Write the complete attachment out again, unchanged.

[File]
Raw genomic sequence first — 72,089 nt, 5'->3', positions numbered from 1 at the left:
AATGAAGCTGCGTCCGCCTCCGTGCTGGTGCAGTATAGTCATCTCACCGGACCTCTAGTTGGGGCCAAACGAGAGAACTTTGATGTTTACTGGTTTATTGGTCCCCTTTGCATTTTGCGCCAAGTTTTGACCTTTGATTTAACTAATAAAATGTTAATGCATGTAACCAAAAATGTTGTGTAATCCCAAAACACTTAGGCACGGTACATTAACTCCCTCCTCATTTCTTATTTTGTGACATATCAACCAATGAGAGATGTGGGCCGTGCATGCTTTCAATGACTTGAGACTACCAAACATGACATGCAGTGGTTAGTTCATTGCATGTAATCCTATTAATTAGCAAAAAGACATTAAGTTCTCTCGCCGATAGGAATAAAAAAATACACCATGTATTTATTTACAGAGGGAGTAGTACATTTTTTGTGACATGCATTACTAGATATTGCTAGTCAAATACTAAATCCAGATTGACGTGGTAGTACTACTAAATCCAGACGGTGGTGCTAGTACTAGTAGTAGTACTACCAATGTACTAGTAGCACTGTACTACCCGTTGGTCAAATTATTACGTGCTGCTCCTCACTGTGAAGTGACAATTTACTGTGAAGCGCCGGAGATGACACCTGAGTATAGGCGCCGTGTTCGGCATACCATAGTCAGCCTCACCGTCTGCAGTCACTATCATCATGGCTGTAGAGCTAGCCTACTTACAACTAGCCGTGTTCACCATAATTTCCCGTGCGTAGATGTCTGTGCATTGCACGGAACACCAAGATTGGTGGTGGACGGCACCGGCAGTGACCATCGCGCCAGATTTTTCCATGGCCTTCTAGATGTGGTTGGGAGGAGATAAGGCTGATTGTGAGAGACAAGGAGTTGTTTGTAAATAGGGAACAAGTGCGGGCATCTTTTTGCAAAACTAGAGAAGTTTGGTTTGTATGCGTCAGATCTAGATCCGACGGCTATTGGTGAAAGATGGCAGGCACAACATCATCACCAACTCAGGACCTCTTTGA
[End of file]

Raw genomic sequence first — 72,089 nt, 5'->3', positions numbered from 1 at the left:
AATGAAGCTGCGTCCGCCTCCGTGCTGGTGCAGTATAGTCATCTCACCGGACCTCTAGTTGGGGCCAAACGAGAGAACTTTGATGTTTACTGGTTTATTGGTCCCCTTTGCATTTTGCGCCAAGTTTTGACCTTTGATTTAACTAATAAAATGTTAATGCATGTAACCAAAAATGTTGTGTAATCCCAAAACACTTAGGCACGGTACATTAACTCCCTCCTCATTTCTTATTTTGTGACATATCAACCAATGAGAGATGTGGGCCGTGCATGCTTTCAATGACTTGAGACTACCAAACATGACATGCAGTGGTTAGTTCATTGCATGTAATCCTATTAATTAGCAAAAAGACATTAAGTTCTCTCGCCGATAGGAATAAAAAAATACACCATGTATTTATTTACAGAGGGAGTAGTACATTTTTTGTGACATGCATTACTAGATATTGCTAGTCAAATACTAAATCCAGATTGACGTGGTAGTACTACTAAATCCAGACGGTGGTGCTAGTACTAGTAGTAGTACTACCAATGTACTAGTAGCACTGTACTACCCGTTGGTCAAATTATTACGTGCTGCTCCTCACTGTGAAGTGACAATTTACTGTGAAGCGCCGGAGATGACACCTGAGTATAGGCGCCGTGTTCGGCATACCATAGTCAGCCTCACCGTCTGCAGTCACTATCATCATGGCTGTAGAGCTAGCCTACTTACAACTAGCCGTGTTCACCATAATTTCCCGTGCGTAGATGTCTGTGCATTGCACGGAACACCAAGATTGGTGGTGGACGGCACCGGCAGTGACCATCGCGCCAGATTTTTCCATGGCCTTCTAGATGTGGTTGGGAGGAGATAAGGCTGATTGTGAGAGACAAGGAGTTGTTTGTAAATAGGGAACAAGTGCGGGCATCTTTTTGCAAAACTAGAGAAGTTTGGTTTGTATGCGTCAGATCTAGATCCGACGGCTATTGGTGAAAGATGGCAGGCACAACATCATCACCAACTCAGGACCTCTTTGA